The neighbor ended up calling the police for no reason at all.
The outright racism is potent. But OP kept his cool in the face of wild prejudice and explained to the neighbor that they just bought the house and that they were looking around...their own house.

According to OP, the neighbor was convinced that they couldn't afford to live there.
The neighbor responded that "people like us couldn't afford houses here and that we could save our lies for the police." Holy hell. It doesn't get much more racist than that, folks. We often talk about all the subtle, insidious ways this country remains entrenched in racism, the policies designed to hurt Black people, the structures in place that leave Black populations out of the possibility of achieving success.

Story by Elura Nanos

The white mayor of a tiny Alabama town less than an hour from Selma has argued he should be immune from a civil rights lawsuit, claiming that holding a secret meeting to keep the city’s first-ever Black mayor and five Black city council members out of office is not a sufficiently clear violation of constitutional rights.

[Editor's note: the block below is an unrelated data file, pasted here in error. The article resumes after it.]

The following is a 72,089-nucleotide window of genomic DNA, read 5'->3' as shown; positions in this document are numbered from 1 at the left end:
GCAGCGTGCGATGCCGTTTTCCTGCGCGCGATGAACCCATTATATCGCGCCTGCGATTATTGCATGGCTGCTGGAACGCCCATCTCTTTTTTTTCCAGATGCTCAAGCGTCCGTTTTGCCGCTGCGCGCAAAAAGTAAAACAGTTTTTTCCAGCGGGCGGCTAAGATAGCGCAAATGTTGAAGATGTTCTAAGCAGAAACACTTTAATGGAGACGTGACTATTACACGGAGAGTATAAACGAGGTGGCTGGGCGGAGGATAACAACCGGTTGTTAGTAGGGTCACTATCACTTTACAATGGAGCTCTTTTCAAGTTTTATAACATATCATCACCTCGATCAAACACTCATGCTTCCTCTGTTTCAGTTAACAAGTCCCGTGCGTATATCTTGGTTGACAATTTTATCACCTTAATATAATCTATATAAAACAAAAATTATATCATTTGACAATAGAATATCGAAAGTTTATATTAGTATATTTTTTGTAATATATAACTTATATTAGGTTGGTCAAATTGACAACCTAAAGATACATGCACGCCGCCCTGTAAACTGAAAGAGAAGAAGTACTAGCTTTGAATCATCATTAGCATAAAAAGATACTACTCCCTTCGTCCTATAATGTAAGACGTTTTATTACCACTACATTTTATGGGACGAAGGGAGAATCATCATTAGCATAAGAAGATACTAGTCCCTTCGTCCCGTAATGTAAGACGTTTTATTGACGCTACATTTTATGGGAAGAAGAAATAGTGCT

Patrick Braxton, along with James Ballard, Barbara Patrick, Janice Quarles, and Wanda Scott, sued the city of Newbern, Alabama and alleged that despite being legally entitled to take office, they were prevented from doing so when white residents “refused to accept” the results of a 2020 election. They argue that Haywood “Woody” Stokes III, Newbern’s white former mayor, conspired with his council, other government officials, and a local bank, to illegally install himself as mayor even after Braxton fairly and legally won the election.

By Nicole Chavez, CNN

CNN — The Florida Board of Education approved a new set of standards for how Black history should be taught in the state’s public schools, sparking criticism from education and civil rights advocates who said students should be allowed to learn the “full truth” of American history. The curriculum was approved at the board’s meeting Wednesday in Orlando.